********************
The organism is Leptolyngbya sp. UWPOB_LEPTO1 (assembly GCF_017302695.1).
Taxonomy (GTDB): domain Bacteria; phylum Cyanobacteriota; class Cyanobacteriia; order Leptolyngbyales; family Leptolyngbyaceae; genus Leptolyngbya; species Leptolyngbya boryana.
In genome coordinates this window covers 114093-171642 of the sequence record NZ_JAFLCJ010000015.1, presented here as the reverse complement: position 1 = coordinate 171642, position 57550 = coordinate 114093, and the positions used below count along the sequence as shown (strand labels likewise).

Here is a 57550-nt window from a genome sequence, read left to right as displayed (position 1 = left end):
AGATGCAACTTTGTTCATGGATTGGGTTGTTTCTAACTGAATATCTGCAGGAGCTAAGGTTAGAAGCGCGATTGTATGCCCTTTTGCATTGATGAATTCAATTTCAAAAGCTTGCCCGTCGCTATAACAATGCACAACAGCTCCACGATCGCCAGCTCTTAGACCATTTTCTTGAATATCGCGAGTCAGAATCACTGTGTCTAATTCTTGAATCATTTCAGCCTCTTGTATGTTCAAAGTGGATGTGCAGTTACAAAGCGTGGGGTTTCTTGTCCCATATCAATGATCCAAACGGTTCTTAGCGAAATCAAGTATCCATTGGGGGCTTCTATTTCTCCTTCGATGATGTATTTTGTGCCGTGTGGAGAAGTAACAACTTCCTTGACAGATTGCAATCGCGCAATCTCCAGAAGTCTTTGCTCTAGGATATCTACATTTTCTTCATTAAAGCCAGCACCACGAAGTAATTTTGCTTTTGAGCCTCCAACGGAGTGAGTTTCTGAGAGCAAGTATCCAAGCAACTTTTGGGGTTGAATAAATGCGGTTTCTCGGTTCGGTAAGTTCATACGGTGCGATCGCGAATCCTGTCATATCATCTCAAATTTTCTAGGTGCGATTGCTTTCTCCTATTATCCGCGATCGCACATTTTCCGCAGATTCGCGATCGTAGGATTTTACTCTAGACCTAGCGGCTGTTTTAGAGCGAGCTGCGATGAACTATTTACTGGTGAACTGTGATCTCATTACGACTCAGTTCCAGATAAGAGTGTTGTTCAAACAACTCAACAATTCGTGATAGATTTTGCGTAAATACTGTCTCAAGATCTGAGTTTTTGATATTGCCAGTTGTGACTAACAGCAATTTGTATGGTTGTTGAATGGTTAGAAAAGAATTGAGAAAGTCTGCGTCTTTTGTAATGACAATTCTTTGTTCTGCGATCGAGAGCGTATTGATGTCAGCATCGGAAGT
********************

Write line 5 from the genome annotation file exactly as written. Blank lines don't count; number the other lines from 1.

AGATGCAACTTTGTTCATGGATTGGGTTGTTTCTAACTGAATATCTGCAGGAGCTAAGGTTAGAAGCGCGATTGTATGCCCTTTTGCATTGATGAATTCAATTTCAAAAGCTTGCCCGTCGCTATAACAATGCACAACAGCTCCACGATCGCCAGCTCTTAGACCATTTTCTTGAATATCGCGAGTCAGAATCACTGTGTCTAATTCTTGAATCATTTCAGCCTCTTGTATGTTCAAAGTGGATGTGCAGTTACAAAGCGTGGGGTTTCTTGTCCCATATCAATGATCCAAACGGTTCTTAGCGAAATCAAGTATCCATTGGGGGCTTCTATTTCTCCTTCGATGATGTATTTTGTGCCGTGTGGAGAAGTAACAACTTCCTTGACAGATTGCAATCGCGCAATCTCCAGAAGTCTTTGCTCTAGGATATCTACATTTTCTTCATTAAAGCCAGCACCACGAAGTAATTTTGCTTTTGAGCCTCCAACGGAGTGAGTTTCTGAGAGCAAGTATCCAAGCAACTTTTGGGGTTGAATAAATGCGGTTTCTCGGTTCGGTAAGTTCATACGGTGCGATCGCGAATCCTGTCATATCATCTCAAATTTTCTAGGTGCGATTGCTTTCTCCTATTATCCGCGATCGCACATTTTCCGCAGATTCGCGATCGTAGGATTTTACTCTAGACCTAGCGGCTGTTTTAGAGCGAGCTGCGATGAACTATTTACTGGTGAACTGTGATCTCATTACGACTCAGTTCCAGATAAGAGTGTTGTTCAAACAACTCAACAATTCGTGATAGATTTTGCGTAAATACTGTCTCAAGATCTGAGTTTTTGATATTGCCAGTTGTGACTAACAGCAATTTGTATGGTTGTTGAATGGTTAGAAAAGAATTGAGAAAGTCTGCGTCTTTTGTAATGACAATTCTTTGTTCTGCGATCGAGAGCGTATTGATGTCAGCATCGGAAGT